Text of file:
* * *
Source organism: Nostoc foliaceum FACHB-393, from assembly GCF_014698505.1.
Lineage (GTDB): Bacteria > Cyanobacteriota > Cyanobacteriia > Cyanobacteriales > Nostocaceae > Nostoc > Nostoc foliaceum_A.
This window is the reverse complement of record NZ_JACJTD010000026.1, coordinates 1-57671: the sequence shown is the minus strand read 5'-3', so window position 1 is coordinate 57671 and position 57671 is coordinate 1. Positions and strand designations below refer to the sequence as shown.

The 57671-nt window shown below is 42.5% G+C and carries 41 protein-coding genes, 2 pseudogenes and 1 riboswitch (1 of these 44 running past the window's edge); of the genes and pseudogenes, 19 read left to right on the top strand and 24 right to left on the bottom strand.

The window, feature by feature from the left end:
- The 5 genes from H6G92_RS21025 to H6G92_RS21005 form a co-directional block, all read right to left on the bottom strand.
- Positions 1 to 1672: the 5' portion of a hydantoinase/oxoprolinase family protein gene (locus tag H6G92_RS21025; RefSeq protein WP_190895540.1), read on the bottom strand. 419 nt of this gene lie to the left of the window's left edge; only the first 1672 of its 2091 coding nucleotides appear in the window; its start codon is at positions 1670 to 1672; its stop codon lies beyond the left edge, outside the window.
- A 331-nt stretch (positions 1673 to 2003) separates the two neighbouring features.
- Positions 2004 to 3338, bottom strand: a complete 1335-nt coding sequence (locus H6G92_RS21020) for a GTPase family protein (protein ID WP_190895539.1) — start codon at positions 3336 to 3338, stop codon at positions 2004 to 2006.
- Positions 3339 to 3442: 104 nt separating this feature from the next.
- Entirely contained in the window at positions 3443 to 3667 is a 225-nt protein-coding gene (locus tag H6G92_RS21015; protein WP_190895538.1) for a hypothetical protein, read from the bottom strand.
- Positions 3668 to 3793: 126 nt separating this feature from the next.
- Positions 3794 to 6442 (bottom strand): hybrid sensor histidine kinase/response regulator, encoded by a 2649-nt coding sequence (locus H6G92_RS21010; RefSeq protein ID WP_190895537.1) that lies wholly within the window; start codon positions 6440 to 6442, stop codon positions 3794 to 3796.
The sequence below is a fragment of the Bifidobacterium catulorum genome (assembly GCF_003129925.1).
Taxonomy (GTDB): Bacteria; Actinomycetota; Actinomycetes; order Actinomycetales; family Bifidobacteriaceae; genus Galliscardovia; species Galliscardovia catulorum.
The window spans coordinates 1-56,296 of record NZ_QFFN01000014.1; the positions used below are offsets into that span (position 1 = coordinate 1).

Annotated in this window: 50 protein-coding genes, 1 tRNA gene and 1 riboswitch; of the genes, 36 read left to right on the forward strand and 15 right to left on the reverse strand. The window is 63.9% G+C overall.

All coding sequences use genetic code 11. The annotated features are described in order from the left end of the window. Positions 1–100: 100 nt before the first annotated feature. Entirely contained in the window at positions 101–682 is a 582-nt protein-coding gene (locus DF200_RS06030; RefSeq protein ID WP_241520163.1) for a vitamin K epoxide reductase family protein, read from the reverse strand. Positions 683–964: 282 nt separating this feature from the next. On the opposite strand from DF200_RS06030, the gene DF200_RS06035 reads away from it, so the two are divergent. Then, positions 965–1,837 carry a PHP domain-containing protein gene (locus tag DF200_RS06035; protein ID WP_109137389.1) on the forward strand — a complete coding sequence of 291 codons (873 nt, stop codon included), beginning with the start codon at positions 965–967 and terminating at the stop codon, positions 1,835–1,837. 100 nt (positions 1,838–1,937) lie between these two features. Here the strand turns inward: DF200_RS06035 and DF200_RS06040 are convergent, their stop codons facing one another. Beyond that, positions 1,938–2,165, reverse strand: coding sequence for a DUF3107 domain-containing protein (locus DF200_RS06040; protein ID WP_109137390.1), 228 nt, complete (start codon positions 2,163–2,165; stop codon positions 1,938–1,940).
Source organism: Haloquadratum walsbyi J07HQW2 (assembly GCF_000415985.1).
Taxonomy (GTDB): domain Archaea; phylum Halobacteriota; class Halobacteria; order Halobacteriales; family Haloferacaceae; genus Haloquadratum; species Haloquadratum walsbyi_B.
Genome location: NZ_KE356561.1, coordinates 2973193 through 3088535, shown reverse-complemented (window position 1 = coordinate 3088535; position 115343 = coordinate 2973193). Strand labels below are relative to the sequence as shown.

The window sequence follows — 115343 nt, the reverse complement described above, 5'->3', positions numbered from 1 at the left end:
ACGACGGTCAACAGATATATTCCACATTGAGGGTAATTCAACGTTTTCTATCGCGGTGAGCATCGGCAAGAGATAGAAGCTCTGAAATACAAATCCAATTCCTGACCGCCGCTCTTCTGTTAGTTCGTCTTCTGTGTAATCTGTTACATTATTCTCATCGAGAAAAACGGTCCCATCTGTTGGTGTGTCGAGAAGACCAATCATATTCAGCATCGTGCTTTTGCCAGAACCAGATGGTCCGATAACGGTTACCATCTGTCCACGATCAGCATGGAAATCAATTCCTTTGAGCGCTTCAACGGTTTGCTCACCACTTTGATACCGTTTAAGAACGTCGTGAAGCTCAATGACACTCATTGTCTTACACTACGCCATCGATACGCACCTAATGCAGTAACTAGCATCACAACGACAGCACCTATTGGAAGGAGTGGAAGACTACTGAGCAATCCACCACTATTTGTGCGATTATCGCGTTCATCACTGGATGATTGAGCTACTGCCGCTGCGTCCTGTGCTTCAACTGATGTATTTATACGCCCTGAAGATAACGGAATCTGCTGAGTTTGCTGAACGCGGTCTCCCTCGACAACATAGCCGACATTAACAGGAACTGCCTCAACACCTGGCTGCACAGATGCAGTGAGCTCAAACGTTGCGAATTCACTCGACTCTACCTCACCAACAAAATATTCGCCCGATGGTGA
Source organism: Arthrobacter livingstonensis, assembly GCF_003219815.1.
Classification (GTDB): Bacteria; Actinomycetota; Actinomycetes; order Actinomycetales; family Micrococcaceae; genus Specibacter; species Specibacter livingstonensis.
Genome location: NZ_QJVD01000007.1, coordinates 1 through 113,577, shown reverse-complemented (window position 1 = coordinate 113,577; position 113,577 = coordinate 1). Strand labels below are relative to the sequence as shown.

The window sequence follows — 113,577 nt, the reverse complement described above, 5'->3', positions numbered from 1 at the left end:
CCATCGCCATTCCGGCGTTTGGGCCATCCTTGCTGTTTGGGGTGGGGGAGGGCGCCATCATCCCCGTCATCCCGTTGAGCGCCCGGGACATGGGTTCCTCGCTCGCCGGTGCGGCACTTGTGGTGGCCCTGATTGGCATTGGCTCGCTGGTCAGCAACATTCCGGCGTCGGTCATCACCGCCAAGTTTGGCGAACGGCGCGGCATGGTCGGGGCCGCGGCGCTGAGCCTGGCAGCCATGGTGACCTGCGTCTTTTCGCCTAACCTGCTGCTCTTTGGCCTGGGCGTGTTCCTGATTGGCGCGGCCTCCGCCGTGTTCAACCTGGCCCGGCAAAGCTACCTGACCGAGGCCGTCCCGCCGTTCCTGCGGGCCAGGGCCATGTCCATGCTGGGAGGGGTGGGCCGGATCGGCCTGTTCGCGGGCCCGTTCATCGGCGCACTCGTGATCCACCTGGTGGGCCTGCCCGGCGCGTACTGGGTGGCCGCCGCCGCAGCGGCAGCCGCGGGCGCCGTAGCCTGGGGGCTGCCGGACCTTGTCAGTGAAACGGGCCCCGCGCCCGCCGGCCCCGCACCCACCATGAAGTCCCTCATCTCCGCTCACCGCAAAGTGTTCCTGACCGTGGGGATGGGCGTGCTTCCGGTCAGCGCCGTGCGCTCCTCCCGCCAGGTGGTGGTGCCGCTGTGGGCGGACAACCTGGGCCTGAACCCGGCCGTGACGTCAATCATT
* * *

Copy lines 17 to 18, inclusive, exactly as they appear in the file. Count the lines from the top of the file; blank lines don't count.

Annotated in this window: 50 protein-coding genes, 1 tRNA gene and 1 riboswitch; of the genes, 36 read left to right on the forward strand and 15 right to left on the reverse strand. The window is 63.9% G+C overall.

All coding sequences use genetic code 11. The annotated features are described in order from the left end of the window. Positions 1–100: 100 nt before the first annotated feature. Entirely contained in the window at positions 101–682 is a 582-nt protein-coding gene (locus DF200_RS06030; RefSeq protein ID WP_241520163.1) for a vitamin K epoxide reductase family protein, read from the reverse strand. Positions 683–964: 282 nt separating this feature from the next. On the opposite strand from DF200_RS06030, the gene DF200_RS06035 reads away from it, so the two are divergent. Then, positions 965–1,837 carry a PHP domain-containing protein gene (locus tag DF200_RS06035; protein ID WP_109137389.1) on the forward strand — a complete coding sequence of 291 codons (873 nt, stop codon included), beginning with the start codon at positions 965–967 and terminating at the stop codon, positions 1,835–1,837. 100 nt (positions 1,838–1,937) lie between these two features. Here the strand turns inward: DF200_RS06035 and DF200_RS06040 are convergent, their stop codons facing one another. Beyond that, positions 1,938–2,165, reverse strand: coding sequence for a DUF3107 domain-containing protein (locus DF200_RS06040; protein ID WP_109137390.1), 228 nt, complete (start codon positions 2,163–2,165; stop codon positions 1,938–1,940).